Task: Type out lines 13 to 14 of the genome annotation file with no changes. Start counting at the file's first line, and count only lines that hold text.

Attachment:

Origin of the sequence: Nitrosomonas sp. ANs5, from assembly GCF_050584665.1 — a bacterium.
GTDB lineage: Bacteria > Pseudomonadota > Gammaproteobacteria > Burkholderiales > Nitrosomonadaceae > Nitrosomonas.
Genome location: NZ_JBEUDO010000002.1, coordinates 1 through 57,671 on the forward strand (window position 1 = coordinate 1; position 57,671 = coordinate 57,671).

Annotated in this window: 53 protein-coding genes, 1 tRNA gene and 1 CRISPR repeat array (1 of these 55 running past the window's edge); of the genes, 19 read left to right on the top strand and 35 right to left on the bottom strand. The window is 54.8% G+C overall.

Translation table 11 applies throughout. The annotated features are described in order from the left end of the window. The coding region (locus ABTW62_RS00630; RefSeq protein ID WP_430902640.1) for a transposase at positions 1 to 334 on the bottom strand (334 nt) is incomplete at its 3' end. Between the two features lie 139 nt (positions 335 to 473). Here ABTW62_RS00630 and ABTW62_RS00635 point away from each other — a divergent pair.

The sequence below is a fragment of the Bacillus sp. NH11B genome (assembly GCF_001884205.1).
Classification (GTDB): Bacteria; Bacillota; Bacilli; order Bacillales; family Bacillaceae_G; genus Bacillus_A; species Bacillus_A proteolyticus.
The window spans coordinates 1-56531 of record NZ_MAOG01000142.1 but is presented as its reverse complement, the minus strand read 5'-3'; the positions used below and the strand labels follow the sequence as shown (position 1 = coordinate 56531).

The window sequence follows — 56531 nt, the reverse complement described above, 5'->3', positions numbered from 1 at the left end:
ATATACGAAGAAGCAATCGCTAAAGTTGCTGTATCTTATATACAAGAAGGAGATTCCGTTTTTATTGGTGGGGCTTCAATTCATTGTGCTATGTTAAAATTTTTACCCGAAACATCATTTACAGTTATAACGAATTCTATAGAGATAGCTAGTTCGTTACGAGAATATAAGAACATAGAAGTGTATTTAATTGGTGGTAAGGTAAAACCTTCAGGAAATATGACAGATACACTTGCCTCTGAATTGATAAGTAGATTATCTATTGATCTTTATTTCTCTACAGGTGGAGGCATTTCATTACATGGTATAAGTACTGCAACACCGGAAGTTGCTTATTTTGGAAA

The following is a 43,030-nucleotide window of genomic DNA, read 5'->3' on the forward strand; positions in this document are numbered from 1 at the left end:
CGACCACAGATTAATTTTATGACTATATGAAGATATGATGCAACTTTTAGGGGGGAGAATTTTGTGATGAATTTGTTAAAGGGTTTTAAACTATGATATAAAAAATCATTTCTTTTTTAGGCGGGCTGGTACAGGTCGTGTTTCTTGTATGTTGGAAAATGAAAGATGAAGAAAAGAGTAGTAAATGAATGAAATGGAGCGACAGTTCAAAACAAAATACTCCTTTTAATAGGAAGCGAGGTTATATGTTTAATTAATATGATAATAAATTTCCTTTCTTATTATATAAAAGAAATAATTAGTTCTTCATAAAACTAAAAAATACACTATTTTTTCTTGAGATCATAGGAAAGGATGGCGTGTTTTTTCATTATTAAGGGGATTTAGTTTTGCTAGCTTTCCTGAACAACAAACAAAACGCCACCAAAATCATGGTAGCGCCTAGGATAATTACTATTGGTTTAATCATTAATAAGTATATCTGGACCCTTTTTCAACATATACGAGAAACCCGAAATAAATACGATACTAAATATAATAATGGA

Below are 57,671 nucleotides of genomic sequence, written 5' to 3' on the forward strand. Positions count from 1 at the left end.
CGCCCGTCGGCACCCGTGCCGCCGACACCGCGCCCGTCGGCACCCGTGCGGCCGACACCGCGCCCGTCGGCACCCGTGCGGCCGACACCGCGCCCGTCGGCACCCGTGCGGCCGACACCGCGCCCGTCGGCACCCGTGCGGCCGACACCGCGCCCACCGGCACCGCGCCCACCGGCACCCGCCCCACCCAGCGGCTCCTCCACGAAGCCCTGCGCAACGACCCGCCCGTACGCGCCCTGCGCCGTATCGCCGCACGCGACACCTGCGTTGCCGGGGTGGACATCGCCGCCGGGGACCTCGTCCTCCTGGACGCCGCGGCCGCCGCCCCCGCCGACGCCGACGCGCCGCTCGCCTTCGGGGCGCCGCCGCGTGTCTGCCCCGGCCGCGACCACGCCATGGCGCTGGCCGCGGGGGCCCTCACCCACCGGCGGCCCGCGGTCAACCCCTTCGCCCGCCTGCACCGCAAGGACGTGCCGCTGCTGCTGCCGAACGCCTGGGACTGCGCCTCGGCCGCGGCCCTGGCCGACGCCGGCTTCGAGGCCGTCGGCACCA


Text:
Below are 57,671 nucleotides of genomic sequence, written 5' to 3' on the forward strand. Positions count from 1 at the left end.
CGCCCGTCGGCACCCGTGCCGCCGACACCGCGCCCGTCGGCACCCGTGCGGCCGACACCGCGCCCGTCGGCACCCGTGCGGCCGACACCGCGCCCGTCGGCACCCGTGCGGCCGACACCGCGCCCGTCGGCACCCGTGCGGCCGACACCGCGCCCACCGGCACCGCGCCCACCGGCACCCGCCCCACCCAGCGGCTCCTCCACGAAGCCCTGCGCAACGACCCGCCCGTACGCGCCCTGCGCCGTATCGCCGCACGCGACACCTGCGTTGCCGGGGTGGACATCGCCGCCGGGGACCTCGTCCTCCTGGACGCCGCGGCCGCCGCCCCCGCCGACGCCGACGCGCCGCTCGCCTTCGGGGCGCCGCCGCGTGTCTGCCCCGGCCGCGACCACGCCATGGCGCTGGCCGCGGGGGCCCTCACCCACCGGCGGCCCGCGGTCAACCCCTTCGCCCGCCTGCACCGCAAGGACGTGCCGCTGCTGCTGCCGAACGCCTGGGACTGCGCCTCGGCCGCGGCCCTGGCCGACGCCGGCTTCGAGGCCGTCGGCACCA